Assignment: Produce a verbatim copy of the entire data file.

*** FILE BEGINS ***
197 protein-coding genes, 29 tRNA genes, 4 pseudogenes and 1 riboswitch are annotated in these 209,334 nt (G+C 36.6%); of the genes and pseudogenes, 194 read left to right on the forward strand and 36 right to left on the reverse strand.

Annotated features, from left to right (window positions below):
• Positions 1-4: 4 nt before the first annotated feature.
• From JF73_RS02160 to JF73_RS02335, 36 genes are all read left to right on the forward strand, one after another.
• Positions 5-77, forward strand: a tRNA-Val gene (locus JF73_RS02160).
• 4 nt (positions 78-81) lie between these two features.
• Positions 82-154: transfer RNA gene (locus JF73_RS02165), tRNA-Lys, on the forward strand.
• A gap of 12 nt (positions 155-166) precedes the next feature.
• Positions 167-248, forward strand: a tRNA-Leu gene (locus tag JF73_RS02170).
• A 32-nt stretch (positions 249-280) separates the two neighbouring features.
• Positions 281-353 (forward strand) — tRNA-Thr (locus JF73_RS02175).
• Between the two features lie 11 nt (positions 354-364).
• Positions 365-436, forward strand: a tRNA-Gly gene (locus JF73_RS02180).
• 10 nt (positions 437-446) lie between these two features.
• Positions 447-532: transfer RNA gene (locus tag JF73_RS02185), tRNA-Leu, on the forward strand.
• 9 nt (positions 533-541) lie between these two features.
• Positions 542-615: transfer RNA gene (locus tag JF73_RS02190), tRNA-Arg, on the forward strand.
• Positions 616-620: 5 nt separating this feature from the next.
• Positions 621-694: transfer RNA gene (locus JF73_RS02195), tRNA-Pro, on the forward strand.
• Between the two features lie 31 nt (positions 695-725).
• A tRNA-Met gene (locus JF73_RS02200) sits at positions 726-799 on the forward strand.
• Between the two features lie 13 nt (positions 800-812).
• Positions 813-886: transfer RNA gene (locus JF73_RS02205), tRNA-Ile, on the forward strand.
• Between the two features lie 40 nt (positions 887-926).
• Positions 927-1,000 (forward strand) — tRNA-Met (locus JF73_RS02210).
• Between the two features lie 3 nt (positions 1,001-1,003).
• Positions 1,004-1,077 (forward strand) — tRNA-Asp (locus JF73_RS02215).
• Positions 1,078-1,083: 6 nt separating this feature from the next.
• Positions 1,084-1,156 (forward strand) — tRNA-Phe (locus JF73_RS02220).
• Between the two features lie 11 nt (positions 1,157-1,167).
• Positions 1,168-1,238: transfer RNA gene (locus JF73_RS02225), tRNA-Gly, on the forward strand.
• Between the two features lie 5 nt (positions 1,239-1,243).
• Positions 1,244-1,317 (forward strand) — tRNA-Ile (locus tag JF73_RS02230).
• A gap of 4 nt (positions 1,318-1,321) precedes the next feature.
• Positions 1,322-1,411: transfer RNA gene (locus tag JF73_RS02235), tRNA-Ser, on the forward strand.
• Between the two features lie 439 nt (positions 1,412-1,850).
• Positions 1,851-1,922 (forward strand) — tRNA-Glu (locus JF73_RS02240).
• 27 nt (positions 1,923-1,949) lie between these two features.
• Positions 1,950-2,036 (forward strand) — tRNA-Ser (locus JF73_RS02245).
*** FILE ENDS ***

197 protein-coding genes, 29 tRNA genes, 4 pseudogenes and 1 riboswitch are annotated in these 209,334 nt (G+C 36.6%); of the genes and pseudogenes, 194 read left to right on the forward strand and 36 right to left on the reverse strand.

Annotated features, from left to right (window positions below):
• Positions 1-4: 4 nt before the first annotated feature.
• From JF73_RS02160 to JF73_RS02335, 36 genes are all read left to right on the forward strand, one after another.
• Positions 5-77, forward strand: a tRNA-Val gene (locus JF73_RS02160).
• 4 nt (positions 78-81) lie between these two features.
• Positions 82-154: transfer RNA gene (locus JF73_RS02165), tRNA-Lys, on the forward strand.
• A gap of 12 nt (positions 155-166) precedes the next feature.
• Positions 167-248, forward strand: a tRNA-Leu gene (locus tag JF73_RS02170).
• A 32-nt stretch (positions 249-280) separates the two neighbouring features.
• Positions 281-353 (forward strand) — tRNA-Thr (locus JF73_RS02175).
• Between the two features lie 11 nt (positions 354-364).
• Positions 365-436, forward strand: a tRNA-Gly gene (locus JF73_RS02180).
• 10 nt (positions 437-446) lie between these two features.
• Positions 447-532: transfer RNA gene (locus tag JF73_RS02185), tRNA-Leu, on the forward strand.
• 9 nt (positions 533-541) lie between these two features.
• Positions 542-615: transfer RNA gene (locus tag JF73_RS02190), tRNA-Arg, on the forward strand.
• Positions 616-620: 5 nt separating this feature from the next.
• Positions 621-694: transfer RNA gene (locus JF73_RS02195), tRNA-Pro, on the forward strand.
• Between the two features lie 31 nt (positions 695-725).
• A tRNA-Met gene (locus JF73_RS02200) sits at positions 726-799 on the forward strand.
• Between the two features lie 13 nt (positions 800-812).
• Positions 813-886: transfer RNA gene (locus JF73_RS02205), tRNA-Ile, on the forward strand.
• Between the two features lie 40 nt (positions 887-926).
• Positions 927-1,000 (forward strand) — tRNA-Met (locus JF73_RS02210).
• Between the two features lie 3 nt (positions 1,001-1,003).
• Positions 1,004-1,077 (forward strand) — tRNA-Asp (locus JF73_RS02215).
• Positions 1,078-1,083: 6 nt separating this feature from the next.
• Positions 1,084-1,156 (forward strand) — tRNA-Phe (locus JF73_RS02220).
• Between the two features lie 11 nt (positions 1,157-1,167).
• Positions 1,168-1,238: transfer RNA gene (locus JF73_RS02225), tRNA-Gly, on the forward strand.
• Between the two features lie 5 nt (positions 1,239-1,243).
• Positions 1,244-1,317 (forward strand) — tRNA-Ile (locus tag JF73_RS02230).
• A gap of 4 nt (positions 1,318-1,321) precedes the next feature.
• Positions 1,322-1,411: transfer RNA gene (locus tag JF73_RS02235), tRNA-Ser, on the forward strand.
• Between the two features lie 439 nt (positions 1,412-1,850).
• Positions 1,851-1,922 (forward strand) — tRNA-Glu (locus JF73_RS02240).
• 27 nt (positions 1,923-1,949) lie between these two features.
• Positions 1,950-2,036 (forward strand) — tRNA-Ser (locus JF73_RS02245).